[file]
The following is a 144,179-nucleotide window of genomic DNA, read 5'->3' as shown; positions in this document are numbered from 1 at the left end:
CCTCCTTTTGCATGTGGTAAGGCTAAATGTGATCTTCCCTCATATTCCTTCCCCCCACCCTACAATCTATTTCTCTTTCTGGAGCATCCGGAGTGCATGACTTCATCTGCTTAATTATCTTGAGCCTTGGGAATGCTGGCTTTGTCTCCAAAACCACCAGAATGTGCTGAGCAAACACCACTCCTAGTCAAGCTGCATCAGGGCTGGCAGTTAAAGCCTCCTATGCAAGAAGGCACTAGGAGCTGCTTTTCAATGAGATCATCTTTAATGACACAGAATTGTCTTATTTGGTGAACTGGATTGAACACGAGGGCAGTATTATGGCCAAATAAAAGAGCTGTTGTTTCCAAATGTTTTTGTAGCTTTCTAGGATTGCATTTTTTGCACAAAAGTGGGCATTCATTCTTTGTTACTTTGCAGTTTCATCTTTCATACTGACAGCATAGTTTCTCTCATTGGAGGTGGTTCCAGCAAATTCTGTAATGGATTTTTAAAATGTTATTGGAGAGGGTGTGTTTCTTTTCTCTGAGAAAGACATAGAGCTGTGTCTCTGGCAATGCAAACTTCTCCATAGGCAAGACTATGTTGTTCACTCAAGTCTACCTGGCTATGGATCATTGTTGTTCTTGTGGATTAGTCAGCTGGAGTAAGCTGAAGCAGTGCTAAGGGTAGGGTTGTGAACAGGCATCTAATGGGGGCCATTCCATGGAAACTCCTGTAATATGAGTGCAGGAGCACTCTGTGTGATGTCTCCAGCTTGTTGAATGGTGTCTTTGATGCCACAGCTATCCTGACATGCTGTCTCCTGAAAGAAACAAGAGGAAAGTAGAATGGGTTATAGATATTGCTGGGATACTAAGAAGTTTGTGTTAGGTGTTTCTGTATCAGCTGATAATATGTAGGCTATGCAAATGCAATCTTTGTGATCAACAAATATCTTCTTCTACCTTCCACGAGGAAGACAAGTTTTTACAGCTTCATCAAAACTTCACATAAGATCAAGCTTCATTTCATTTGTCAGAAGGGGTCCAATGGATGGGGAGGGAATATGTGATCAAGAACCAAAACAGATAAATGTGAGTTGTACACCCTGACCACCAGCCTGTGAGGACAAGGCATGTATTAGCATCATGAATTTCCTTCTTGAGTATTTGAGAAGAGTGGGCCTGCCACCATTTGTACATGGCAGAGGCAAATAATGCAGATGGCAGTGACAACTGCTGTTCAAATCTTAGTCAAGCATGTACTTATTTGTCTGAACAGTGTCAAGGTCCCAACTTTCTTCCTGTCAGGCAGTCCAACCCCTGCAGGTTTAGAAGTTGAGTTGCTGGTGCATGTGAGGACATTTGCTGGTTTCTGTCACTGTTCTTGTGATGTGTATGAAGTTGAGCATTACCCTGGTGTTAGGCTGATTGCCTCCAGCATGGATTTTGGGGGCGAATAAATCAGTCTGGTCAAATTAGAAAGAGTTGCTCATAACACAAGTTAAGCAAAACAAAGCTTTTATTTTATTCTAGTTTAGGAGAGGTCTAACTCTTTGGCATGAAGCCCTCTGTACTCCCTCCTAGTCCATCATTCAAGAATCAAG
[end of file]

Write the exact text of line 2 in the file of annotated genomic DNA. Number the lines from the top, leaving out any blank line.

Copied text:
CCTCCTTTTGCATGTGGTAAGGCTAAATGTGATCTTCCCTCATATTCCTTCCCCCCACCCTACAATCTATTTCTCTTTCTGGAGCATCCGGAGTGCATGACTTCATCTGCTTAATTATCTTGAGCCTTGGGAATGCTGGCTTTGTCTCCAAAACCACCAGAATGTGCTGAGCAAACACCACTCCTAGTCAAGCTGCATCAGGGCTGGCAGTTAAAGCCTCCTATGCAAGAAGGCACTAGGAGCTGCTTTTCAATGAGATCATCTTTAATGACACAGAATTGTCTTATTTGGTGAACTGGATTGAACACGAGGGCAGTATTATGGCCAAATAAAAGAGCTGTTGTTTCCAAATGTTTTTGTAGCTTTCTAGGATTGCATTTTTTGCACAAAAGTGGGCATTCATTCTTTGTTACTTTGCAGTTTCATCTTTCATACTGACAGCATAGTTTCTCTCATTGGAGGTGGTTCCAGCAAATTCTGTAATGGATTTTTAAAATGTTATTGGAGAGGGTGTGTTTCTTTTCTCTGAGAAAGACATAGAGCTGTGTCTCTGGCAATGCAAACTTCTCCATAGGCAAGACTATGTTGTTCACTCAAGTCTACCTGGCTATGGATCATTGTTGTTCTTGTGGATTAGTCAGCTGGAGTAAGCTGAAGCAGTGCTAAGGGTAGGGTTGTGAACAGGCATCTAATGGGGGCCATTCCATGGAAACTCCTGTAATATGAGTGCAGGAGCACTCTGTGTGATGTCTCCAGCTTGTTGAATGGTGTCTTTGATGCCACAGCTATCCTGACATGCTGTCTCCTGAAAGAAACAAGAGGAAAGTAGAATGGGTTATAGATATTGCTGGGATACTAAGAAGTTTGTGTTAGGTGTTTCTGTATCAGCTGATAATATGTAGGCTATGCAAATGCAATCTTTGTGATCAACAAATATCTTCTTCTACCTTCCACGAGGAAGACAAGTTTTTACAGCTTCATCAAAACTTCACATAAGATCAAGCTTCATTTCATTTGTCAGAAGGGGTCCAATGGATGGGGAGGGAATATGTGATCAAGAACCAAAACAGATAAATGTGAGTTGTACACCCTGACCACCAGCCTGTGAGGACAAGGCATGTATTAGCATCATGAATTTCCTTCTTGAGTATTTGAGAAGAGTGGGCCTGCCACCATTTGTACATGGCAGAGGCAAATAATGCAGATGGCAGTGACAACTGCTGTTCAAATCTTAGTCAAGCATGTACTTATTTGTCTGAACAGTGTCAAGGTCCCAACTTTCTTCCTGTCAGGCAGTCCAACCCCTGCAGGTTTAGAAGTTGAGTTGCTGGTGCATGTGAGGACATTTGCTGGTTTCTGTCACTGTTCTTGTGATGTGTATGAAGTTGAGCATTACCCTGGTGTTAGGCTGATTGCCTCCAGCATGGATTTTGGGGGCGAATAAATCAGTCTGGTCAAATTAGAAAGAGTTGCTCATAACACAAGTTAAGCAAAACAAAGCTTTTATTTTATTCTAGTTTAGGAGAGGTCTAACTCTTTGGCATGAAGCCCTCTGTACTCCCTCCTAGTCCATCATTCAAGAATCAAG